Growing Carrots

Carrots grow very well in cool temperatures like in early spring or fall. To ensure healthy growth, they should be planted ten days before the last predicted frost. They can be grown on large or small spaces, containers or even flower beds.

Soil quality. Make sure that the soil used is sandy loam. It should also be well-drained. Remove trash and rocks. Other organic materials can be retained to make the soil rich. Too compact soil or rocky ones can cause slow maturity of the carrots and rough roots.

Before planting, it is recommended to mix the soil with fertilizer. Compost is great for your plants.

Spacing and depth. Plant carrot seeds in rows 12 to 24 inches apart from each other. The distance of seeds in the plot should be 1-2 inches apart and should be half an inch deep. A thin layer of peat moss should used to cover the seeds and cover with soil afterwards. Water the seedbed.

Cover the seed bed with clear plastic. This will provide heat and promote seed germination. The plastic cover can be removed once in a while when watering the plants. From time to time, check for any weeds growing in the bed.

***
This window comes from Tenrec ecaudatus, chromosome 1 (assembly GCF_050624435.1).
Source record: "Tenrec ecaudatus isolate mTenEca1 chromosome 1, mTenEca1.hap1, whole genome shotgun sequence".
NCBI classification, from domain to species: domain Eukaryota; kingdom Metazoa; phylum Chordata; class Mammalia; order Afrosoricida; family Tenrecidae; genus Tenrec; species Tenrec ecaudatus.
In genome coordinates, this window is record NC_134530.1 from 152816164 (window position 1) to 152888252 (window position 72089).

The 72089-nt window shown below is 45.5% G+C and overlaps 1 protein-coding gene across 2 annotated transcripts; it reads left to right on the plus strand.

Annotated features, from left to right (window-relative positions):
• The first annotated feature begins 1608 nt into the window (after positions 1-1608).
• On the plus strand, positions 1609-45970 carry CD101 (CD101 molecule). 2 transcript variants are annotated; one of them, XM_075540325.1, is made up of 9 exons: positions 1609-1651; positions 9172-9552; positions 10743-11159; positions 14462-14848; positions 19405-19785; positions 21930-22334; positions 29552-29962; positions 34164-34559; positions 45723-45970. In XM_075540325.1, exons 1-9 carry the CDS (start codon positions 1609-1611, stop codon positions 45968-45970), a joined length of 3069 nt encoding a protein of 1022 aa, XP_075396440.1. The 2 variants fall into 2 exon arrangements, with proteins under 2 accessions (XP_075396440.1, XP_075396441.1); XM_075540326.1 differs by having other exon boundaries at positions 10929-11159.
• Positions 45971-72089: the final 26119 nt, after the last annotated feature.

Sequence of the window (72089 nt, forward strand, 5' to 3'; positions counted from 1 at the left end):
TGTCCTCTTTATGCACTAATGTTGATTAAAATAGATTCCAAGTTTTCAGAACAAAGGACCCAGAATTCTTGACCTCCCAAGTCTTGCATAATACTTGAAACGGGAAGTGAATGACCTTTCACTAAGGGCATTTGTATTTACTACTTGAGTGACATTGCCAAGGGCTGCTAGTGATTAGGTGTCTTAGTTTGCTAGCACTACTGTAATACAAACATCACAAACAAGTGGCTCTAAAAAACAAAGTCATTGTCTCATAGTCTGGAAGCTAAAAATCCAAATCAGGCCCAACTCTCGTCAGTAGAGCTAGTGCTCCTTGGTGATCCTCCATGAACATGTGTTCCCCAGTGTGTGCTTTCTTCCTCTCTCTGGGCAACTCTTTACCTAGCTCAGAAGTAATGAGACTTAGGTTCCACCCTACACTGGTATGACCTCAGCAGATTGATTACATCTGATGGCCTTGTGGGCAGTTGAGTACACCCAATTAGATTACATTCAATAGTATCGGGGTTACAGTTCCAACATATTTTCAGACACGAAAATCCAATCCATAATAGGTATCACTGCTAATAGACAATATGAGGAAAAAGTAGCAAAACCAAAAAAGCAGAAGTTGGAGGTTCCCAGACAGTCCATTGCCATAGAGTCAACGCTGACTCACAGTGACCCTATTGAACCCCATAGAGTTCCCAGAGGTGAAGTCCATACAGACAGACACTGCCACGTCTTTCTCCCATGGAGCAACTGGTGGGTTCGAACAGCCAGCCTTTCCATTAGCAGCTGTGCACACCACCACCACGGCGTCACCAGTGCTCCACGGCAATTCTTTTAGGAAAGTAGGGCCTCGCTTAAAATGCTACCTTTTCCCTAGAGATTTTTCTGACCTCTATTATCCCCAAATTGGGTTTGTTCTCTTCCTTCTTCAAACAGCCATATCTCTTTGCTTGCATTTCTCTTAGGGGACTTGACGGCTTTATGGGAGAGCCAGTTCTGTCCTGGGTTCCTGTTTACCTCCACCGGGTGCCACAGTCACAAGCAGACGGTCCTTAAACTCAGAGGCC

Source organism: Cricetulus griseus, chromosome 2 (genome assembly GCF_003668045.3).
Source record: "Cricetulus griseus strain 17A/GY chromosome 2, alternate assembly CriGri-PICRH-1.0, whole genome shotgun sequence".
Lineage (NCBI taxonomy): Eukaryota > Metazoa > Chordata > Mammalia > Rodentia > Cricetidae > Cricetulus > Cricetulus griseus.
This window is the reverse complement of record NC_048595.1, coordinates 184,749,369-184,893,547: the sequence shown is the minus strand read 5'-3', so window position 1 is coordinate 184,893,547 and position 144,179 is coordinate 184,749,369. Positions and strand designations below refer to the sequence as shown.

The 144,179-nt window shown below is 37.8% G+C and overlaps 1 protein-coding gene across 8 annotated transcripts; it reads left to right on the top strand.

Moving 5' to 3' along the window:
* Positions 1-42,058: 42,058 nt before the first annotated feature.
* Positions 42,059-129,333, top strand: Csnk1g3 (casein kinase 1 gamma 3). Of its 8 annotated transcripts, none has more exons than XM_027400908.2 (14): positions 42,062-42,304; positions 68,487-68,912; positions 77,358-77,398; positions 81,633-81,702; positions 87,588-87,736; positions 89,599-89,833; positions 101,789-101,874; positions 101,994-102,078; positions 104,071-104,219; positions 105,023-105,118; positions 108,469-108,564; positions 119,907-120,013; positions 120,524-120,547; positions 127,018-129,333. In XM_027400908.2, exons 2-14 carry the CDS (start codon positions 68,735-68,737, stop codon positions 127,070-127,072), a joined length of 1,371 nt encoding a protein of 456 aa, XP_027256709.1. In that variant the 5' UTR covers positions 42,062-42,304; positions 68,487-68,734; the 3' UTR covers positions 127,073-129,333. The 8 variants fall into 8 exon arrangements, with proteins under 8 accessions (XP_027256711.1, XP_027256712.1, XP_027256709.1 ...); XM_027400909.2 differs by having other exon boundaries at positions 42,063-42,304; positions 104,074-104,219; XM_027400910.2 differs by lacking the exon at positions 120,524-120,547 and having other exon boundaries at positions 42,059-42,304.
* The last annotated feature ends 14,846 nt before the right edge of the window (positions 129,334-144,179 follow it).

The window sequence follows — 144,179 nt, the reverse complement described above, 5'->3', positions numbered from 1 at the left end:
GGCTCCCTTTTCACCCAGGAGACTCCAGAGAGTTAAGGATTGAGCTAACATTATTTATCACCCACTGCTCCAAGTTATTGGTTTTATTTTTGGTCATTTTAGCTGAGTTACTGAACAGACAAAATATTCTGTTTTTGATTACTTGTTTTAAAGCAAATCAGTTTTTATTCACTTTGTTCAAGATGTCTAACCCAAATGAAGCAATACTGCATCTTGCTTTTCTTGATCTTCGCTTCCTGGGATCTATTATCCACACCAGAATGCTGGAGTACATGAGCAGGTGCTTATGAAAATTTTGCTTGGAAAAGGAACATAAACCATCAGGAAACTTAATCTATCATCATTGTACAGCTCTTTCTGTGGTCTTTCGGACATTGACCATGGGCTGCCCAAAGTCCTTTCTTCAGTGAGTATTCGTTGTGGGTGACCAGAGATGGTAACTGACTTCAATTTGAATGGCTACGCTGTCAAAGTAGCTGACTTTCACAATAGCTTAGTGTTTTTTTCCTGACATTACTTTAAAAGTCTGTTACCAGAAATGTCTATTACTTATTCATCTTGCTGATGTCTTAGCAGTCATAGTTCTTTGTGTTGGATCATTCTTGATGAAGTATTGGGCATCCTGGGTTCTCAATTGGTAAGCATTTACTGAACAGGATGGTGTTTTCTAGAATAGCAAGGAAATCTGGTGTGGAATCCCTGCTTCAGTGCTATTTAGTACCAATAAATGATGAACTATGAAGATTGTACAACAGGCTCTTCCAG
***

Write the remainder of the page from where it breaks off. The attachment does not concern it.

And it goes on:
Growth. When they start to show up, you can then remove the plastic cover permanently. Adjust the spacing of the carrot seedlings so they are three to four inches apart from each other.

After spacing, mulch the carrot bed with compost to retain moisture. To keep off pests, soak the carrot bed with wood ashes and water once every week.

Harvesting. Your carrots can be ready for harvest after three months. The largest carrots can be identified because of their greenest tops. Soak the soil with water for easier pulling.

When harvesting, pull the carrots by their tops and by making a twisting motion. You can remove the carrots from the bed with the help of a spade if the greens break off.

Carrots can survive longer after three months; however, it shouldn’t take so long to harvest them since this will cause the plant to dry up and split.

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